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Exploring science at the British Library

2 posts from December 2015

18 December 2015

12 Days Of Christmas - a festive science quiz

Fancy a bit of light relief in the run up to Christmas? Team ScienceBL challenge you to our 12 days of Christmas quiz - with a science theme of course.

List your answers in the comment section below or reply on Twitter – no cheating! Answers will be revealed later today.

(N.B. These questions first appeared in last week’s TalkScience Christmas quiz – our yuletide extravaganza of festive science puns and unashamed geekery)

Update: 11am; 18/12/15. Answers added below. Scroll down to find out the correct answers.


A Partridge in a pear-tree - Which ester is used to give pear drops their distinctive pear flavour?

2 Turtle doves - Is the dove heart smaller or larger in proportion to body size than the human heart is?

3 French hens - What name is given to an adolescent female chicken?

  1. Wattle
  2. Pullet
  3. Spur
  4. Capon            

4 Colly birds (or Calling birds) - What type of bird is a colly bird? 

5 Gold rings - What is the atomic number for gold?

  1. 72
  2. 77
  3. 79
  4. 80 

6 Geese-a-laying - What is the main protein constituent of the white of an egg?     


7 Swans-a-swimming - The Athena SWAN Charter to support women in science was established in what year?   

8 Maids-a-milking - What is the name of the family of proteins that make up 80% of all the protein in cow’s milk?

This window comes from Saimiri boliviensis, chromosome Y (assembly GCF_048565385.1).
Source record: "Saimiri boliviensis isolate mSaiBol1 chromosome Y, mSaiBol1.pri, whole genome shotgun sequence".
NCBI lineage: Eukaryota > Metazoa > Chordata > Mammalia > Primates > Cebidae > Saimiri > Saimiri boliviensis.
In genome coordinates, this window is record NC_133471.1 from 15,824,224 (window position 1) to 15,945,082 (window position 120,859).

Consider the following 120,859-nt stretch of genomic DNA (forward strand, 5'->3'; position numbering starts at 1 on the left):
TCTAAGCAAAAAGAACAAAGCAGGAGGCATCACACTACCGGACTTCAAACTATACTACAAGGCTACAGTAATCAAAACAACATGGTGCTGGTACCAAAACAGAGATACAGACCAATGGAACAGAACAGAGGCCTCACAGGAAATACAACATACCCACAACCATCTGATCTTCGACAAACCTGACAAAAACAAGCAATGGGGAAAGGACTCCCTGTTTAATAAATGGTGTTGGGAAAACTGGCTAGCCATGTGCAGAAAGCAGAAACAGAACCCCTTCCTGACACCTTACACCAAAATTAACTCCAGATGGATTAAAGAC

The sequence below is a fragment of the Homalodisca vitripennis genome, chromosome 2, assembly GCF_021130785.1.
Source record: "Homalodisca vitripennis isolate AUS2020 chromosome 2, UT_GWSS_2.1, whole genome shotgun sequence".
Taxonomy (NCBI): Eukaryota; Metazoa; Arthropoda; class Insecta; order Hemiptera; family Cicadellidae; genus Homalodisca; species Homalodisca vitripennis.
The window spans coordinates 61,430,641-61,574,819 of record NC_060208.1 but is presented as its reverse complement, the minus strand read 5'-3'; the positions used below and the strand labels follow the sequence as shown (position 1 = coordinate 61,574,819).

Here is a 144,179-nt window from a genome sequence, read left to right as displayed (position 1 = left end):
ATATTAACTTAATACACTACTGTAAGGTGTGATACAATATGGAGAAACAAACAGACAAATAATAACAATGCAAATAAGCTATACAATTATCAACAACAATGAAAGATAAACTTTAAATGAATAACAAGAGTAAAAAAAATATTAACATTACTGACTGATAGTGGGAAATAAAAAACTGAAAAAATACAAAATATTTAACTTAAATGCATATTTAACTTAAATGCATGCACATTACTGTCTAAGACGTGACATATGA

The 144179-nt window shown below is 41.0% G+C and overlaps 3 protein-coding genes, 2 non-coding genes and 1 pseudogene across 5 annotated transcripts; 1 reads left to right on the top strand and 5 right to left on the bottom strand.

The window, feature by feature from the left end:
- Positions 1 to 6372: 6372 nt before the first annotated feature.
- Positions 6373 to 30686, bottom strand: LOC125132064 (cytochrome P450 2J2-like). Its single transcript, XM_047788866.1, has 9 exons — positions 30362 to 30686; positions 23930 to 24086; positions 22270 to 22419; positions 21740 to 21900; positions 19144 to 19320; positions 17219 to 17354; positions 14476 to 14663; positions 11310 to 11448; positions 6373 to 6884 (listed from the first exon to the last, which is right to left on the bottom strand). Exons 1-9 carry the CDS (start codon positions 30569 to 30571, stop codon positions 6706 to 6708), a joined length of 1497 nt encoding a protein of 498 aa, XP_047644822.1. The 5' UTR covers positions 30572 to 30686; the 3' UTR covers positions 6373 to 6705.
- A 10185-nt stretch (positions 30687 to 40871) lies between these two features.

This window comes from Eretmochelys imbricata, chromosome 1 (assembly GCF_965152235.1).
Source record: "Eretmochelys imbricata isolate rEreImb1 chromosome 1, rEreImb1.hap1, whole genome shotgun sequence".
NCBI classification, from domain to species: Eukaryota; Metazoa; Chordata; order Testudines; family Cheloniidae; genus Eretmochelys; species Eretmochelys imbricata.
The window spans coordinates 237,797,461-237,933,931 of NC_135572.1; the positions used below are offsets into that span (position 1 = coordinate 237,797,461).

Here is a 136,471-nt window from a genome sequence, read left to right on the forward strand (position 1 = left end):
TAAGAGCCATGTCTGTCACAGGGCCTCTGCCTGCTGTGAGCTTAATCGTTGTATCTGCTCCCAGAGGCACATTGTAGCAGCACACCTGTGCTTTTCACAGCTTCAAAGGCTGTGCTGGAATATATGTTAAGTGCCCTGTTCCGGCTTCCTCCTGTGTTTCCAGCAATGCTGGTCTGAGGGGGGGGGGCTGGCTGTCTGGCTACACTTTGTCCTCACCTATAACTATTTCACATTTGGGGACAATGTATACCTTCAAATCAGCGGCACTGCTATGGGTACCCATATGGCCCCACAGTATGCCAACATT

9 Ladies dancing - How many bones are there in the human foot and ankle?       

10 Lords-a-leaping - The International Telecommunication Union announced the decision to ditch “leap seconds” will be delayed until what year?             

11 Pipers piping - Which of these pipes will produce the highest note? (see image above)

12 Drummers drumming - A decibel is one tenth of one bel. Who is this unit named in honour of?  

(All images Public Domain - from Pixabay)



  1. Ethyl acetate/ethanoate gives the pear flavour. Isomyl acetate/ethanoate gives a banana flavour.
  2. Larger. this enables the bird’s cardiovascular system to support the high metabolic needs required for flying
  3. b) Pullet. Capon is a castrated male. Wattles are flaps of skin under the beak. The spur is the horn-like protrusion on the leg
  4. Blackbird. Colly is an Old English term for 'black,' from the word 'colliery,' meaning coal mine 
  5. c) 79
  6. Albumen (or Albumin/Ovalbumin) Egg white is ~90% water, most of the remainder is albumen.
  7. The Athena Swan charter was established in 2005. More details here:
  8. Caseins
  9. 26 (or 28 if you include the sesamoid bones at the base of the big toe)
  10. The decision has been delayed until 2023
  11. The answer is A. The shorter the tube, the higher the note.
  12. The bel is named after Alexander Graham Bell – more commonly known for inventing the telephone

10 December 2015

GM Crops: what are the risks?

Last month we took our successful TalkScience series on the road to Leeds Central Library. Here Ruth Amey  (PhD student at the University of Leeds) shares some of the highlights of the event.

The GM crop era may seem like a golden age of technofixes, but in a recent ‘TalkScience’ discussion in Leeds the panel explored some of the less obvious risks associated with this technology. It is commonly stated that GM crops can ‘help feed the world’, but the speakers challenged this idea and considered issues of control, ecological harm and the unknown dangers from altering genetic code.

This is the first TalkScience event to be held outside of the British Library’s London’s site, organised by the West Yorkshire branch of the British Science Association in collaboration with the national British Science Association, British Library and Leeds Central Library.

Panellists (left to right): Professor Jurgen Denecke, Andy Goldring, Liz O’Neill and chair Dr. Alice Owen listen to the final speech from Martin Coates. Photo credit: Jing An

What are GM Crops?